'L.A Confidential' was written by James Ellroy, and is the third book in his unofficial 'LA Quartet', as well as being central to his trio of books featuring Dudley Smith. It was published in 1990 and, like the majority of Ellroy's works, features the Los Angeles Police Department in the 1950s. It is a huge work1 and incredibly complex, both in it's plot and in it's characters. The size of the work led to its distinctive style (one which Ellroy has since honed) as it was 100 pages over length when he had completed it. Rather than fiddle with the actual content he began to deconstruct his sentences, removing all unnecessary words. In its terseness his style, therefore, complements the cold, harsh, film noir world he creates.
Although the book is central to Ellroy's development of Dudley Smith, this subversive, intriguing character is not the obvious focus of the novel. Ellroy tells his story through three very different cops: Bud White, Ed Exley and Jack Vincennes. All three men have potentially fatal flaws, and yet each has a desire he doesn't fully understand to solve his own individual case. The plot apparently originates in, and revolves around, a mass shooting in the Night Owl Café. As the story develops it becomes clear that this is not a simple crime, but that it has its origins in cases 'solved' before the war. It is intricately linked to the corruption found at the heart of the LAPD, and involves the shady sides of the three men trying to solve their cases. This leads to the heart of the novel.
Ellroy manages to make his three lead characters compelling to his readers, and encourages an attachment to them, despite their unattractive sides being the main focus. The author is fascinated by the seedy side of human nature and on the ideas of justice and betrayal. These main themes are explored individually in the three cops and in their relationship to Dudley Smith: Exley's rivalry, White's position as protégé and Vincennes' disinterest. The plot of the novel is too complex to summarise, but suffice it to say that the catalyst - the Night Owl massacre, barely touches the surface, and it becomes necessary to flick backwards and forwards whilst reading just to check that you're keeping up with all the developments and ideas.
By the end of the novel Ellroy has the crime wrapped up, in a messy conclusion that allows certain strands to remain to aid a continuation of the Dudley Smith story. At the same time Ellroy leads his main characters out of the darkness of their souls, bringing them to a state of redemption, although with hints that they are not unsusceptible to another fall.
While on first reading 'L.A Confidential' may appear a nightmare to film, the director Curtis Hanson achieved the impossible. He managed to condense the plot of the novel to fit a 2hr15 movie, without losing any of the atmosphere of the original novel. On its release in 1997 it became a critical success and, in many eyes, fell prey to the American Academy's worst leanings towards excess and away from 'complex' cinema as it lost out to 'Titanic' in the best picture category. It did, however, win the adapted screenplay Oscar and the award for best supporting actress for Kim Basinger in the films' only full female role. Both were fully deserved.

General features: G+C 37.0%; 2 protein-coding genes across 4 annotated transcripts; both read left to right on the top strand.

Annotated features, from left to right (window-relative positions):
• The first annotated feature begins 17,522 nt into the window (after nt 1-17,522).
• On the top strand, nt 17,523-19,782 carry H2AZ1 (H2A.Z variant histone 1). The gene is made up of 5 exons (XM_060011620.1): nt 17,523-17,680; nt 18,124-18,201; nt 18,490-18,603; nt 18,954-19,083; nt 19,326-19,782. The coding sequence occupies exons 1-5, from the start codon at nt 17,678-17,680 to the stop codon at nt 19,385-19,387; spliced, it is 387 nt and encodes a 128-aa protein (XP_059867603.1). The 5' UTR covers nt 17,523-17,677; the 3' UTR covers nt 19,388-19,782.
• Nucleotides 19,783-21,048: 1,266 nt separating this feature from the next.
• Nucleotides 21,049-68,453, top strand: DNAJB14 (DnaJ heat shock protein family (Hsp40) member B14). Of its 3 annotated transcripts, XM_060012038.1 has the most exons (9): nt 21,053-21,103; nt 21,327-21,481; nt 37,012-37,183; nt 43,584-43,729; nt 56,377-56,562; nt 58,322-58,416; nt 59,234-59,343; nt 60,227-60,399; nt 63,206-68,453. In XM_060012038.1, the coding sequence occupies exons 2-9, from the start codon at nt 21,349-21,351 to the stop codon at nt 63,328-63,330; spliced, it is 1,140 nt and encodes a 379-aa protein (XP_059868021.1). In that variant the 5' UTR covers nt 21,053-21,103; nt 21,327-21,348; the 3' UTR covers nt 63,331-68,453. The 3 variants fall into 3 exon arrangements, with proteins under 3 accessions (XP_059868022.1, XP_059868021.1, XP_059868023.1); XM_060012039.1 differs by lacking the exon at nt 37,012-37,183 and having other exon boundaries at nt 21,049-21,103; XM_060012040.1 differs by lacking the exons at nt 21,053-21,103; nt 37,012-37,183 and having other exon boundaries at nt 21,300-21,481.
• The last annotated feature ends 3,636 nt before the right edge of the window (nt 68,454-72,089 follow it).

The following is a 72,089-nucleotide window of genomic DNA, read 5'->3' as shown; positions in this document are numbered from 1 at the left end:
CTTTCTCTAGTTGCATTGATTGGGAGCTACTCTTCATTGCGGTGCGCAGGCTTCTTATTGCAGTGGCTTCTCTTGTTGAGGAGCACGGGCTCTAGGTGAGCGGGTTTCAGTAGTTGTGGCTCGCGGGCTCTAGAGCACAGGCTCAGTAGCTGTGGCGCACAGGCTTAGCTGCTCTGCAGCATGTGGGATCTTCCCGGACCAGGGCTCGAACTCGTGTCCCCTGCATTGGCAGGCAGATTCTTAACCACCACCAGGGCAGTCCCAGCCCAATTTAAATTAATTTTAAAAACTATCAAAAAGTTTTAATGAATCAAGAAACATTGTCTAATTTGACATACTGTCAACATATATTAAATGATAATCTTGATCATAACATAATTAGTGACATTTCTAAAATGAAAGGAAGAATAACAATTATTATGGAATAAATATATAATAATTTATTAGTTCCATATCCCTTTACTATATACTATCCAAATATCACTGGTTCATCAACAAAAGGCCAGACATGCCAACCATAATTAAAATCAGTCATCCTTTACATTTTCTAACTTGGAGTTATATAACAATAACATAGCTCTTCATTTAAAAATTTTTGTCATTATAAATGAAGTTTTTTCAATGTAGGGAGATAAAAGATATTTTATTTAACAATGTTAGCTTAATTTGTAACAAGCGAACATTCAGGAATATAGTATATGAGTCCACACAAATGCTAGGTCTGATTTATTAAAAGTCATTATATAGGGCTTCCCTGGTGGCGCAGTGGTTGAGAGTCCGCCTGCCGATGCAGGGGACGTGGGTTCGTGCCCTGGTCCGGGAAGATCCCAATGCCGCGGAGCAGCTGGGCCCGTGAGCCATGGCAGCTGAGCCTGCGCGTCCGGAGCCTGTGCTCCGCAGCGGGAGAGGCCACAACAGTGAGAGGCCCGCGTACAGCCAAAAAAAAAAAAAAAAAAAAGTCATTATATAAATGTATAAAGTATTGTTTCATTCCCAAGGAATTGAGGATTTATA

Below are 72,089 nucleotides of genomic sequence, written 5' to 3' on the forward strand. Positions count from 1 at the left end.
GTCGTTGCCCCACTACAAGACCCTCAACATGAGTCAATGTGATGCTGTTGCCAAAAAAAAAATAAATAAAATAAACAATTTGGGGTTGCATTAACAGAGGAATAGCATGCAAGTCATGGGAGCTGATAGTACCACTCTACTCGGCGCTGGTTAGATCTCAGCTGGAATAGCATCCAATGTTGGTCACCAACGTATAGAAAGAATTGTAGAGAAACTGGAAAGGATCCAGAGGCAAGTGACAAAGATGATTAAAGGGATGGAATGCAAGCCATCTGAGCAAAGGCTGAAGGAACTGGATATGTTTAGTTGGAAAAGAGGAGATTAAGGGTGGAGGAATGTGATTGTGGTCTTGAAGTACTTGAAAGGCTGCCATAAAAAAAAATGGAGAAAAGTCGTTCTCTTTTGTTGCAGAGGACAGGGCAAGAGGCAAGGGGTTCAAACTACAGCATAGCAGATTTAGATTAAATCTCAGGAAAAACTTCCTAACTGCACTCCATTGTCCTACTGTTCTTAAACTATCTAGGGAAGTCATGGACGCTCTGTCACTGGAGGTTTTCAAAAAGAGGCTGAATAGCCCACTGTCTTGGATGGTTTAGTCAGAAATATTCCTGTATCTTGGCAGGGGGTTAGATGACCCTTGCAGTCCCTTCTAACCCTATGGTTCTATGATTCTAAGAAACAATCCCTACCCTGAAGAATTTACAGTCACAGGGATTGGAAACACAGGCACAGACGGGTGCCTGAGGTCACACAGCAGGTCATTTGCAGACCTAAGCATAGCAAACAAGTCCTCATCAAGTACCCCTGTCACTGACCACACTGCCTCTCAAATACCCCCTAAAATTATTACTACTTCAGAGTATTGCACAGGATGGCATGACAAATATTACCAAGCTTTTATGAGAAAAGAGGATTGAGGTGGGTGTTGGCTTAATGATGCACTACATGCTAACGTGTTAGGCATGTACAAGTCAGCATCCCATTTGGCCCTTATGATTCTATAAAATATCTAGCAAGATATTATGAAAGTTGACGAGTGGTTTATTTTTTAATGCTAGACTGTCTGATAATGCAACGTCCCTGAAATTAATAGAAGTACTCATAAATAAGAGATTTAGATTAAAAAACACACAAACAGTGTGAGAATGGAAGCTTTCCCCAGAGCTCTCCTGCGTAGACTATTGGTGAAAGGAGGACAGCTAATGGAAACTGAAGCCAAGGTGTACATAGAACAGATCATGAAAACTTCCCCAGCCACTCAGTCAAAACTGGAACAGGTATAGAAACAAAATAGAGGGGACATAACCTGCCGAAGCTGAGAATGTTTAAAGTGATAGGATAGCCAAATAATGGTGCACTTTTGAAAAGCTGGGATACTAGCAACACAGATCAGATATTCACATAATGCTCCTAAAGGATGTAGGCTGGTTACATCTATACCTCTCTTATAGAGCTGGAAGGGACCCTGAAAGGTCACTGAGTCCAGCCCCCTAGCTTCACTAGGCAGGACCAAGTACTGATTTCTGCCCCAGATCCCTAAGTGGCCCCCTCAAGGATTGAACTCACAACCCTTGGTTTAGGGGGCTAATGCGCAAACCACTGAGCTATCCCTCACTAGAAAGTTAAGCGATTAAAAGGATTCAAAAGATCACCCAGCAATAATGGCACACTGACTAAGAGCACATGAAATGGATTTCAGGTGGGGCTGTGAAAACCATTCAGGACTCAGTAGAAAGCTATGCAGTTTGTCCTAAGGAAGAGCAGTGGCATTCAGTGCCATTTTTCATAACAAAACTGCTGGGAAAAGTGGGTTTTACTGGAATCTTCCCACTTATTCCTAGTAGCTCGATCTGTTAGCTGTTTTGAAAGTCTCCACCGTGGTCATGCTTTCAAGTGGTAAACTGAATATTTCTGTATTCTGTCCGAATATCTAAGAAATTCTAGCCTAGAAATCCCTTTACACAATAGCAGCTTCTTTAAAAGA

Hanson and his co-writer, Brian Helgeland, pared Ellroy's massive plot down to the bare minimum, focusing purely on the investigation surrounding the Night Owl Massacre, and the role of Dudley Smith. The trio of cops were portrayed by three of the most interesting and independent actors working in Hollywood: Guy Pearce (Ed Exley), Russell Crowe (Bud White) and Kevin Spacey (Jack Vincennes), while James Cromwell provided a menacing yet subtle Smith.
The condensed plot provides ample space to explore each individual character and the journey they make through the crime, without ever seeming sparse on its own. Exley appears as the hero of the piece but, in many ways, this is all in the characters' own mind, as Pearce appears as a man desperate to succeed whilst still looking good. He alienates all around him, including the audience, as he tries to race up the LAPD ladder, not caring who he steps on, as he doesn't intend to come back down. Realistically it is White who emerges as the hero, as he desperately tries to prove that he can cut it as more than a thuggish cop, and forces desperately for a conclusion. Meanwhile, Spacey steals the film in his scenes as the contradictory Vincennes, on a crusade against drugs and surprised by his own absorption in the case, yet desperate to maintain his high profile as 'Hollywood Jack'. The film allows a full view into Ellroy's grimly amoral world, but perhaps wraps up the plot a little too neatly to fit with the view of the world created in the novel. However it somehow fits the movie, perhaps because, as Ellroy himself stated:
'It's bulls**t. But you know what? It's inspired bulls**t.'